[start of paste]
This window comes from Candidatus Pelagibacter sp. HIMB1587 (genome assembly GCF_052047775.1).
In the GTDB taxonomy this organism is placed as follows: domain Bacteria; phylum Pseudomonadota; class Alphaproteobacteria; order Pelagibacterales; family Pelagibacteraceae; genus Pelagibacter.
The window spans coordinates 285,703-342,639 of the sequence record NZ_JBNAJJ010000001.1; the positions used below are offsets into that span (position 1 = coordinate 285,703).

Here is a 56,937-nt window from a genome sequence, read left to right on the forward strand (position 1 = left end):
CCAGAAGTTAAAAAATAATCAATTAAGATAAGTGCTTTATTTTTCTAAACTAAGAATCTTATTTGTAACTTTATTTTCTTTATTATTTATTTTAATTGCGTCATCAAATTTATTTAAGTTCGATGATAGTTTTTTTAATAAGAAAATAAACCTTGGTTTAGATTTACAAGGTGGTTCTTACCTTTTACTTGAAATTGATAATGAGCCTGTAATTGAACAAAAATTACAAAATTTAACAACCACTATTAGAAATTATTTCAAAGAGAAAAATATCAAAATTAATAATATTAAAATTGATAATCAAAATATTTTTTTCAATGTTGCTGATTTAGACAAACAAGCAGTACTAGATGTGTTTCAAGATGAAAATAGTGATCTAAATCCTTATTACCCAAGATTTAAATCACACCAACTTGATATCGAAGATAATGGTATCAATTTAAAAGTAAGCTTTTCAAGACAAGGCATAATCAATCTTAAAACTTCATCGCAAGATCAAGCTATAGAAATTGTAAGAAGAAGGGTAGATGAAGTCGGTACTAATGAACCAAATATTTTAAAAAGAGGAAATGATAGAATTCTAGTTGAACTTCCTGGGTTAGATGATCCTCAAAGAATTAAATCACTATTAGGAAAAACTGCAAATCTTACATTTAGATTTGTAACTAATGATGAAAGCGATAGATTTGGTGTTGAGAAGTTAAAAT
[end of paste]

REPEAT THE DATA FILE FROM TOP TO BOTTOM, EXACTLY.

This window comes from Candidatus Pelagibacter sp. HIMB1587 (genome assembly GCF_052047775.1).
In the GTDB taxonomy this organism is placed as follows: domain Bacteria; phylum Pseudomonadota; class Alphaproteobacteria; order Pelagibacterales; family Pelagibacteraceae; genus Pelagibacter.
The window spans coordinates 285,703-342,639 of the sequence record NZ_JBNAJJ010000001.1; the positions used below are offsets into that span (position 1 = coordinate 285,703).

Here is a 56,937-nt window from a genome sequence, read left to right on the forward strand (position 1 = left end):
CCAGAAGTTAAAAAATAATCAATTAAGATAAGTGCTTTATTTTTCTAAACTAAGAATCTTATTTGTAACTTTATTTTCTTTATTATTTATTTTAATTGCGTCATCAAATTTATTTAAGTTCGATGATAGTTTTTTTAATAAGAAAATAAACCTTGGTTTAGATTTACAAGGTGGTTCTTACCTTTTACTTGAAATTGATAATGAGCCTGTAATTGAACAAAAATTACAAAATTTAACAACCACTATTAGAAATTATTTCAAAGAGAAAAATATCAAAATTAATAATATTAAAATTGATAATCAAAATATTTTTTTCAATGTTGCTGATTTAGACAAACAAGCAGTACTAGATGTGTTTCAAGATGAAAATAGTGATCTAAATCCTTATTACCCAAGATTTAAATCACACCAACTTGATATCGAAGATAATGGTATCAATTTAAAAGTAAGCTTTTCAAGACAAGGCATAATCAATCTTAAAACTTCATCGCAAGATCAAGCTATAGAAATTGTAAGAAGAAGGGTAGATGAAGTCGGTACTAATGAACCAAATATTTTAAAAAGAGGAAATGATAGAATTCTAGTTGAACTTCCTGGGTTAGATGATCCTCAAAGAATTAAATCACTATTAGGAAAAACTGCAAATCTTACATTTAGATTTGTAACTAATGATGAAAGCGATAGATTTGGTGTTGAGAAGTTAAAAT